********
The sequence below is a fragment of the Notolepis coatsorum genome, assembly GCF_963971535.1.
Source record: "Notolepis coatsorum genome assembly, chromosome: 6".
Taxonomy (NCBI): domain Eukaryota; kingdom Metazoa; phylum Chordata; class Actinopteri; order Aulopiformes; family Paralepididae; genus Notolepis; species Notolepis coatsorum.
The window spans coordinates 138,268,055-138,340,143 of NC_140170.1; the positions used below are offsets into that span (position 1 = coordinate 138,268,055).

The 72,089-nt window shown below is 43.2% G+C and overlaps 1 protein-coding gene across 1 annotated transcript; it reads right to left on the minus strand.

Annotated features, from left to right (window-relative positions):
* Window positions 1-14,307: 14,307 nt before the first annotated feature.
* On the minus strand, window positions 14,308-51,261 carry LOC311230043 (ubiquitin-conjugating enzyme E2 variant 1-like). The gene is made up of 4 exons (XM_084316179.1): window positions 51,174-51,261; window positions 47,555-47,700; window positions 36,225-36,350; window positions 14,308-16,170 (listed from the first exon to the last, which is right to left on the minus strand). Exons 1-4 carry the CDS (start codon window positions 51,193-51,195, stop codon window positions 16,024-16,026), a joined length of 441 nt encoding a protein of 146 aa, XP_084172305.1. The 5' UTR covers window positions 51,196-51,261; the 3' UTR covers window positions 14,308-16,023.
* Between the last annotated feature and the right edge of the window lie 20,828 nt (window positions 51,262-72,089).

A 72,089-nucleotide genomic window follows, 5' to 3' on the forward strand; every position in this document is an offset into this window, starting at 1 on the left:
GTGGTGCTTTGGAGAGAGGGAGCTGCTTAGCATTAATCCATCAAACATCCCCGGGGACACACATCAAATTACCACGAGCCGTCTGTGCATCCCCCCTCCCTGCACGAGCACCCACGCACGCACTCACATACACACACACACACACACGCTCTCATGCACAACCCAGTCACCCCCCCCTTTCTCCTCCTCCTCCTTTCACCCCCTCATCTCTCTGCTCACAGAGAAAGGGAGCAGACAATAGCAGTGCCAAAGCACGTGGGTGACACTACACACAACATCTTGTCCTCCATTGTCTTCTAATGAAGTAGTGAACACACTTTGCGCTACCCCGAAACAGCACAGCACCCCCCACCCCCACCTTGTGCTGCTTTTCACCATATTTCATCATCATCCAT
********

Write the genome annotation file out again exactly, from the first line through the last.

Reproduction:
The sequence below is a fragment of the Notolepis coatsorum genome, assembly GCF_963971535.1.
Source record: "Notolepis coatsorum genome assembly, chromosome: 6".
Taxonomy (NCBI): domain Eukaryota; kingdom Metazoa; phylum Chordata; class Actinopteri; order Aulopiformes; family Paralepididae; genus Notolepis; species Notolepis coatsorum.
The window spans coordinates 138,268,055-138,340,143 of NC_140170.1; the positions used below are offsets into that span (position 1 = coordinate 138,268,055).

The 72,089-nt window shown below is 43.2% G+C and overlaps 1 protein-coding gene across 1 annotated transcript; it reads right to left on the minus strand.

Annotated features, from left to right (window-relative positions):
* Window positions 1-14,307: 14,307 nt before the first annotated feature.
* On the minus strand, window positions 14,308-51,261 carry LOC311230043 (ubiquitin-conjugating enzyme E2 variant 1-like). The gene is made up of 4 exons (XM_084316179.1): window positions 51,174-51,261; window positions 47,555-47,700; window positions 36,225-36,350; window positions 14,308-16,170 (listed from the first exon to the last, which is right to left on the minus strand). Exons 1-4 carry the CDS (start codon window positions 51,193-51,195, stop codon window positions 16,024-16,026), a joined length of 441 nt encoding a protein of 146 aa, XP_084172305.1. The 5' UTR covers window positions 51,196-51,261; the 3' UTR covers window positions 14,308-16,023.
* Between the last annotated feature and the right edge of the window lie 20,828 nt (window positions 51,262-72,089).

A 72,089-nucleotide genomic window follows, 5' to 3' on the forward strand; every position in this document is an offset into this window, starting at 1 on the left:
GTGGTGCTTTGGAGAGAGGGAGCTGCTTAGCATTAATCCATCAAACATCCCCGGGGACACACATCAAATTACCACGAGCCGTCTGTGCATCCCCCCTCCCTGCACGAGCACCCACGCACGCACTCACATACACACACACACACACACGCTCTCATGCACAACCCAGTCACCCCCCCCTTTCTCCTCCTCCTCCTTTCACCCCCTCATCTCTCTGCTCACAGAGAAAGGGAGCAGACAATAGCAGTGCCAAAGCACGTGGGTGACACTACACACAACATCTTGTCCTCCATTGTCTTCTAATGAAGTAGTGAACACACTTTGCGCTACCCCGAAACAGCACAGCACCCCCCACCCCCACCTTGTGCTGCTTTTCACCATATTTCATCATCATCCAT